This is an extremely rare and early manuscript of volume three from Ibn Sina’s Qanun fi’l-tibb, 'The Canon of Medicine'. One of the pillars of Medieval medicine, the importance of this compilation was so immense that it was used throughout the Middle East and Europe as the standard medical textbook for a period of seven centuries. Given the nature of the paper and calligraphy, combined with numerous inscriptions giving the date of the manuscript as 1143-44 AD (as well as a carbon test supporting this date), we can confidently assert this to be one of the earliest manuscripts of the Qanun ever to be offered at auction.
Ibn Sina was born in 980 AD in Afshana near Bukhara, in Greater Khurasan. His native language was Persian, but, like the majority of scholars of the period, he wrote in Arabic. Thanks to his father's position as an official in the Samanid government, Ibn Sina was given a fine education and his precocity is said to have been such that he quickly surpassed his teachers in knowledge and problem-solving skills. At the young age of eighteen, he became a qualified physician and was hailed for curing the Amir of Khurasan of a severe illness. As a most precious reward he was given access to the extensive library of the Samanid princes, where he would spend countless hours immersed in scholarly work.
Known as Avicenna in the West, Ibn Sina can be regarded as the most influential writer in the history of medicine. His unparalleled al-Qanun fi'l tibb or 'The Canon of Medicine', completed circa 1025 AD, gathered the totality of medical knowledge at the time. A dedicated intellectual, he spent the latter part of his life at Isfahan, unexpectedly dying during an expedition to Hamadan in 1037 AD.
Al-Qanun fi'l tibb gathered the totality of medical knowledge available in the early eleventh century. Ibn Sina’s clear style in listing diagnoses and cures has been the key to the popularity of this text. Combining and abridging doctrines of Hippocrates, Aristotle, Galen and other Oriental physicians, the Canon was the most complete medical encyclopaedia of the time. It was translated in its entirety into Latin by Gerard of Cremona between 1150-87 AD and a total of eighty-seven translations were subsequently made. It formed the basis of medical teaching at all European universities and appears in the oldest known syllabus of teaching, that of the Medical School of Montpellier in 1309 AD. It was printed in Arabic at Rome in 1593 and several eminent western physicians learned Arabic solely to read Avicenna in the original. He specifically influenced such luminaries as Henrik Harpestraeng, the royal Danish physician who died in 1244 AD, Arnold of Villeneuve, William of Saliceto, Lanfranc, the founder of surgery in France, and Guy of Chauliac. His ubiquity is well manifested by the fact that Chaucer, in the Prologue to the Canterbury Tales, mentions that no good doctor should be ignorant of his work. In the last thirty years of the fifteenth century, sixteen editions were issued. During the sixteenth century it was re-issued more than twenty times. It was not until Vesalius and Harvey had revolutionised medicine that Ibn Sina's influence began to wane.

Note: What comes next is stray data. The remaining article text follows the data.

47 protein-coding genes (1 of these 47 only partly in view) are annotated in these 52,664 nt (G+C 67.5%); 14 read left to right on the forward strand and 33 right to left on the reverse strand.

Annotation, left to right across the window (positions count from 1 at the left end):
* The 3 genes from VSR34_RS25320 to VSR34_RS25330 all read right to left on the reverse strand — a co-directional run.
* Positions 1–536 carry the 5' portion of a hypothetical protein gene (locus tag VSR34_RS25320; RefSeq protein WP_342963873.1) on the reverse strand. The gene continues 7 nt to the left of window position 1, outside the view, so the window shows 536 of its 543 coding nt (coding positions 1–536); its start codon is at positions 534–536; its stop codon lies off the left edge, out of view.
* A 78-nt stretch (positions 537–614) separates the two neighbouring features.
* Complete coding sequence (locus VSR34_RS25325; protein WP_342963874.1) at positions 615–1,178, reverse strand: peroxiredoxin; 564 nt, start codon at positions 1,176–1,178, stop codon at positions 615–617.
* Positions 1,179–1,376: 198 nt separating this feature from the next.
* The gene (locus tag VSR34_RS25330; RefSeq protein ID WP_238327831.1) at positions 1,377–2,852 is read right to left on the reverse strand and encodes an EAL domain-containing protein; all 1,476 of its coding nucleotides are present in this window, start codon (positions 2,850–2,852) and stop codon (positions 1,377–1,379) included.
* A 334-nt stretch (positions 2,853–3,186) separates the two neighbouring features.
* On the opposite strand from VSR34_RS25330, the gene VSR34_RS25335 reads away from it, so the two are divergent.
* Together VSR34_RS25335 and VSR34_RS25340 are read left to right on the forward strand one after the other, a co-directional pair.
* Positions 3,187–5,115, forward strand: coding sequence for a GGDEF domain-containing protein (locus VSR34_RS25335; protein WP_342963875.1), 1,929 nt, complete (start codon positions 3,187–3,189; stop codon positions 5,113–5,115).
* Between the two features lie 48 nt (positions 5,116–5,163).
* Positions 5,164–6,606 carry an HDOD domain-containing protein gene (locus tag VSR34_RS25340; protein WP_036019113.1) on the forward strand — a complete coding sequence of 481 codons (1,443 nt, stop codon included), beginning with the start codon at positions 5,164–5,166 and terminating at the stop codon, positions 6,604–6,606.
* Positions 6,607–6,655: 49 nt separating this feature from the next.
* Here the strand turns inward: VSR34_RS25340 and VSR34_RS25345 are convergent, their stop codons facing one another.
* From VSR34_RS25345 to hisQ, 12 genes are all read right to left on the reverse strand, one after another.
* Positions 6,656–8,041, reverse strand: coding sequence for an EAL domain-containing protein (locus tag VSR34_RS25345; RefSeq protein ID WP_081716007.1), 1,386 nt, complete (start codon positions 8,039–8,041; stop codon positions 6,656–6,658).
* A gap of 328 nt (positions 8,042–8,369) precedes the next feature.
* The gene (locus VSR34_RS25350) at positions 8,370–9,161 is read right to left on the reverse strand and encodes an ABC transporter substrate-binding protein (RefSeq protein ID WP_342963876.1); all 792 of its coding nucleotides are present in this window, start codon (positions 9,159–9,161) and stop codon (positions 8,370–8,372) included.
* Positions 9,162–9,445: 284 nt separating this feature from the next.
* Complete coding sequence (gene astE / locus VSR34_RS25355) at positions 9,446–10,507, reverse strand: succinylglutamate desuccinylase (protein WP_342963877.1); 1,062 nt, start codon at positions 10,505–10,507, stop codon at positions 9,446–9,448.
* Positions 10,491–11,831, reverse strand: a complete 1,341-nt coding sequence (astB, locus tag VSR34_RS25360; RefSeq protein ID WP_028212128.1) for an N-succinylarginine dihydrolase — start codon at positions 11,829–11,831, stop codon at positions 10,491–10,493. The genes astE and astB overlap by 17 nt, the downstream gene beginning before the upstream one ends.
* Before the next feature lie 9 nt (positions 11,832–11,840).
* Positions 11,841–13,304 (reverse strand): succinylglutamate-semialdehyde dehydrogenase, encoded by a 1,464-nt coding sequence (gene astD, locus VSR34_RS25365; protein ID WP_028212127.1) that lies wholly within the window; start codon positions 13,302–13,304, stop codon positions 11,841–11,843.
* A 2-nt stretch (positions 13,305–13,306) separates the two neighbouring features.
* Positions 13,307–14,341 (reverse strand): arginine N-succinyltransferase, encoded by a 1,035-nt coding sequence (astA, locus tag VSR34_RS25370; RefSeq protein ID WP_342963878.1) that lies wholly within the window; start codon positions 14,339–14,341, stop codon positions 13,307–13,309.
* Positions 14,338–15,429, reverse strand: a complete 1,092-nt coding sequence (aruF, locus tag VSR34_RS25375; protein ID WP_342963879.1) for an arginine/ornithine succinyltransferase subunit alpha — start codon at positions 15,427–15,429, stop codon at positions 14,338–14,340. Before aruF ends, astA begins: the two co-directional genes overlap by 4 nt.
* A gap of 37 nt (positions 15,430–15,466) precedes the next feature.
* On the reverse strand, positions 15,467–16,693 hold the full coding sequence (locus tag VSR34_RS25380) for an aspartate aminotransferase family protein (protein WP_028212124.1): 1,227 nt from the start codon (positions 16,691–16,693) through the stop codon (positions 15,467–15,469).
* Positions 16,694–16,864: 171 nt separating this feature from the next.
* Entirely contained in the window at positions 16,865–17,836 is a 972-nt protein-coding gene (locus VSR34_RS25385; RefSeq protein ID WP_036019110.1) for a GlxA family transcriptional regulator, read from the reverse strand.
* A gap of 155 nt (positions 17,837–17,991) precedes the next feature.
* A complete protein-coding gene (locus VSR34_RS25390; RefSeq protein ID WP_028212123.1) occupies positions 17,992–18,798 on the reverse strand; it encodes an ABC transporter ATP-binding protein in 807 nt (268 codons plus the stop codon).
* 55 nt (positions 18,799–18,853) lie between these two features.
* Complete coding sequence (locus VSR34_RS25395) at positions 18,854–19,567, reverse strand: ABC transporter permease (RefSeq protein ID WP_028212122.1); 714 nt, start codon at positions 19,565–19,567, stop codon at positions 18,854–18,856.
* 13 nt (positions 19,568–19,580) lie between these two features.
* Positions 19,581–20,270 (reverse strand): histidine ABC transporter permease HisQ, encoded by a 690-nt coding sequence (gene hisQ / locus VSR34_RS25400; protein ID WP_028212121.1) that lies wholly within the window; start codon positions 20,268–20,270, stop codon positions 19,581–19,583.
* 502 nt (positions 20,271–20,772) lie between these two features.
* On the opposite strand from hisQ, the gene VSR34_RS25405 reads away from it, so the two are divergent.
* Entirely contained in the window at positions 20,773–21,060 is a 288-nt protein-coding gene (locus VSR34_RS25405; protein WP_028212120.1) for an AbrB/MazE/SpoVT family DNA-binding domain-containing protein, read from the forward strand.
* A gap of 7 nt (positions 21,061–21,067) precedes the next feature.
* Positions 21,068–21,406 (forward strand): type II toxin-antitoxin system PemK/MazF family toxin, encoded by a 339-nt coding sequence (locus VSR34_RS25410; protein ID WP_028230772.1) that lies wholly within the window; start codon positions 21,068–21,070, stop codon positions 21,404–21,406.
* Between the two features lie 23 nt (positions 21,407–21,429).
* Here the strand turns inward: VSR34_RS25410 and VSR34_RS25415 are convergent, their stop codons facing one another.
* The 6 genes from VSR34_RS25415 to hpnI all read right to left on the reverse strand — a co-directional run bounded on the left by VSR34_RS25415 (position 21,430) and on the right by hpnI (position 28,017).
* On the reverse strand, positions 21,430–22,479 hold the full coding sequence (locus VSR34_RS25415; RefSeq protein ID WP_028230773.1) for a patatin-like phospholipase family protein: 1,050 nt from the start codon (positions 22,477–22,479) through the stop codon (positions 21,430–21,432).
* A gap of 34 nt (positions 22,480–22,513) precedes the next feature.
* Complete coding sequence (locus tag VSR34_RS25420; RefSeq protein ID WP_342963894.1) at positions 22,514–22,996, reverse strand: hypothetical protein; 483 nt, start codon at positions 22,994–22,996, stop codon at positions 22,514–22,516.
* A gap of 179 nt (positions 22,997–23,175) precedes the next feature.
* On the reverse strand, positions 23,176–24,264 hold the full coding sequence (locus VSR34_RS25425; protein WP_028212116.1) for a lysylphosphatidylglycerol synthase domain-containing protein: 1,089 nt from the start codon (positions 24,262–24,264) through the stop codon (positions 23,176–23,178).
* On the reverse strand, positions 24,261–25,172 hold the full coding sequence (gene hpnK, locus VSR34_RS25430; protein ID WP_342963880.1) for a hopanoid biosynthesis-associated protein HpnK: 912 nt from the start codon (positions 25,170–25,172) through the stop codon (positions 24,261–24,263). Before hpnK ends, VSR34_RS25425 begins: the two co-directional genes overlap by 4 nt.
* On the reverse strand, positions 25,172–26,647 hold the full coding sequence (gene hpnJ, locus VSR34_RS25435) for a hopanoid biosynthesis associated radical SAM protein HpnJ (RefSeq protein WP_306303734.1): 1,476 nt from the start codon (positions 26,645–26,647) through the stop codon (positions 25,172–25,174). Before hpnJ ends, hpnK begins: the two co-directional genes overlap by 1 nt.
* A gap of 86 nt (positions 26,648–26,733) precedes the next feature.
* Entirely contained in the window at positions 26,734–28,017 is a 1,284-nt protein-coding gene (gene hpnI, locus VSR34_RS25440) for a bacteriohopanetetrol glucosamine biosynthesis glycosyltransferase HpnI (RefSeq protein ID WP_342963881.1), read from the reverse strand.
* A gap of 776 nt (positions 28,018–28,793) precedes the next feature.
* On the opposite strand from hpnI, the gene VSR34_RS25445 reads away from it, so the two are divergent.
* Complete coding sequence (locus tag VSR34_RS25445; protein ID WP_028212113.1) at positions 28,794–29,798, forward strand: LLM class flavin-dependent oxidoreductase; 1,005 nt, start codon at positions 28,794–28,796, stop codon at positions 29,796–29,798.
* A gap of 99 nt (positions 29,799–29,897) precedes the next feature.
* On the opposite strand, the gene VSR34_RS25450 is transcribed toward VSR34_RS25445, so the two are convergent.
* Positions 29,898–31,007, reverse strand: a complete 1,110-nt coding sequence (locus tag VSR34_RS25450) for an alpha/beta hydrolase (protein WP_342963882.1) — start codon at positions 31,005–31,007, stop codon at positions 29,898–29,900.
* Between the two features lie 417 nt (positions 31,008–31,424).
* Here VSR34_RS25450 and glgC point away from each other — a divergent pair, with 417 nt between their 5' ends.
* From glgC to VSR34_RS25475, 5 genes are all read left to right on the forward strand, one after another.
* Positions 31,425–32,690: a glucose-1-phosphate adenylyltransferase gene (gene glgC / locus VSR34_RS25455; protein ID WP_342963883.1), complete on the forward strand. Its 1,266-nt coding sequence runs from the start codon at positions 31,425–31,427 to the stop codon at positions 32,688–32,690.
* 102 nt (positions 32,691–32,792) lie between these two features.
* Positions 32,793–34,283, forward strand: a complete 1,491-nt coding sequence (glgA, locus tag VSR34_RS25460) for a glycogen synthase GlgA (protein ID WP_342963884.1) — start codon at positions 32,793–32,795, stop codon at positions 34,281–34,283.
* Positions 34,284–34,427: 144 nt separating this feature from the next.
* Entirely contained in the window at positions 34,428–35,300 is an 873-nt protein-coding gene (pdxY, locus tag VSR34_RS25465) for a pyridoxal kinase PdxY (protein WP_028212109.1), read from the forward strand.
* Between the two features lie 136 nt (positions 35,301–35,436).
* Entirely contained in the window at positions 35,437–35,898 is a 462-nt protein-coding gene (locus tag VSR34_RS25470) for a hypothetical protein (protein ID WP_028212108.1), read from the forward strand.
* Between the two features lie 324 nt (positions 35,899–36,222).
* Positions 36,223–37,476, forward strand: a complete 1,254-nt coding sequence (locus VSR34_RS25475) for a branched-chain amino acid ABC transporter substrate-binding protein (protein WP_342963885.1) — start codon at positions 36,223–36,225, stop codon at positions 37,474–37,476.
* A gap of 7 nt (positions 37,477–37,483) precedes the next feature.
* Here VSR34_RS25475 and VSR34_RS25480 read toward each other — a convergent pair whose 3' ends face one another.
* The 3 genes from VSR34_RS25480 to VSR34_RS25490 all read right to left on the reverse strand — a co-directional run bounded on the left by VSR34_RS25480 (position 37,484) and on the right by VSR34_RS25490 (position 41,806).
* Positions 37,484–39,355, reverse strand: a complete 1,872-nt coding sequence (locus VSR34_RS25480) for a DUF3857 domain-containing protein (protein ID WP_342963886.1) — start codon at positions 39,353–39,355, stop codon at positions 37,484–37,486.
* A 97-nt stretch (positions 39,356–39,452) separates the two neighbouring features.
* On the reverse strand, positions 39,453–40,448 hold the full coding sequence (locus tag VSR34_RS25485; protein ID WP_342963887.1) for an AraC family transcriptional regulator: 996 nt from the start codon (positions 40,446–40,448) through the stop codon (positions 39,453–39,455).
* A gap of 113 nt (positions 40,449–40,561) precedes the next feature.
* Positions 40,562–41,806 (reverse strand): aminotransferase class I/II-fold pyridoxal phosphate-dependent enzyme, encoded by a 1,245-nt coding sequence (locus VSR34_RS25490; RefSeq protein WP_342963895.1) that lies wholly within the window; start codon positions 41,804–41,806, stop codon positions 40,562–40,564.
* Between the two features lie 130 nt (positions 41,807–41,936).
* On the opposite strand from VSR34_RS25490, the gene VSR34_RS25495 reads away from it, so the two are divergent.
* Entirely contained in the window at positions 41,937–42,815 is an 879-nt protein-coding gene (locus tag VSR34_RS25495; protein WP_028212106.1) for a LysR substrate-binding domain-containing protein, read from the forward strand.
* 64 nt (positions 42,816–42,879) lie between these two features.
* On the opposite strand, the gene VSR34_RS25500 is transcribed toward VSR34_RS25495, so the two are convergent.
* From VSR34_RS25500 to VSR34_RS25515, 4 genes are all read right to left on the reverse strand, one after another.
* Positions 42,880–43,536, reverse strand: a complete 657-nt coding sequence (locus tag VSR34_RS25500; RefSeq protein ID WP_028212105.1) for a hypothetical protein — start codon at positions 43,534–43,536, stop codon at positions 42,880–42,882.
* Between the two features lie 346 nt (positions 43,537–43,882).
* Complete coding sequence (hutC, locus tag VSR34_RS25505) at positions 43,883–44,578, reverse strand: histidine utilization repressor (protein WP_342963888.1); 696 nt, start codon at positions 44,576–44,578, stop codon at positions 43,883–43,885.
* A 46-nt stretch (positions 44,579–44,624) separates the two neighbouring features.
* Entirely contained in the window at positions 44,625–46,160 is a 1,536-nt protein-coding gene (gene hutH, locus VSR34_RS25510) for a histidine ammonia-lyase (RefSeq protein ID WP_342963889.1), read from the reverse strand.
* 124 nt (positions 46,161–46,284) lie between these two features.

The corpus is divided into five volumes dealing with different aspects of the human body and its cure: the first kitab talks generally about medical principles, anatomy and the effects of the environment on human health; the second volume lists alphabetically several medicines and simple drugs, with their properties and side-effects; the third one (which the present manuscript represents) is divided into twenty-two funun (sections) and concerns specific pathology and diseases of various parts of the body, from head to toe; the fourth is on more general diseases which affect the whole body (for examples fevers, leprosy and fractures), and the last kitab deals with medical recipes and therapeutic drugs.
Very few copies of the Qanun from the twelfth century or earlier have survived. The earliest known copy of the Qanun was sold in these rooms, 17 October 1983, lot 365, dated 466 AH/1073 AD. The Muzah-i Kilisa-yi Araminah Library in Isfahan contains a copy listed as eleventh century, but does not bear a date, and we do not know if it is a fragment or incomplete (Roper 1992, vol.1, p.476). The Wellcome Institute for the History of Medicine in London has two copies dated to the thirteenth century. For a comprehensive list of other copies, see A new catalogue of Arabic manuscripts in the Bodleian Library, University of Oxford, vol.I, p.220, entry no.54. See also Brockelmann GAL I 457 (597) no.82 and GAL S i 823-4 no.82. A complete copy of all five volumes of the Qanun fi'l-Tibb, dated 626 AH/1229 AD, was sold in these rooms, 12 October 2000, lot 50, whilst volumes three to five, dated 899-904 AH/1494-98 AD, were sold 3 May 2001, lot 32.
This lot is accompanied by a carbon dating test which confirms a date of production in the first half of the twelfth century.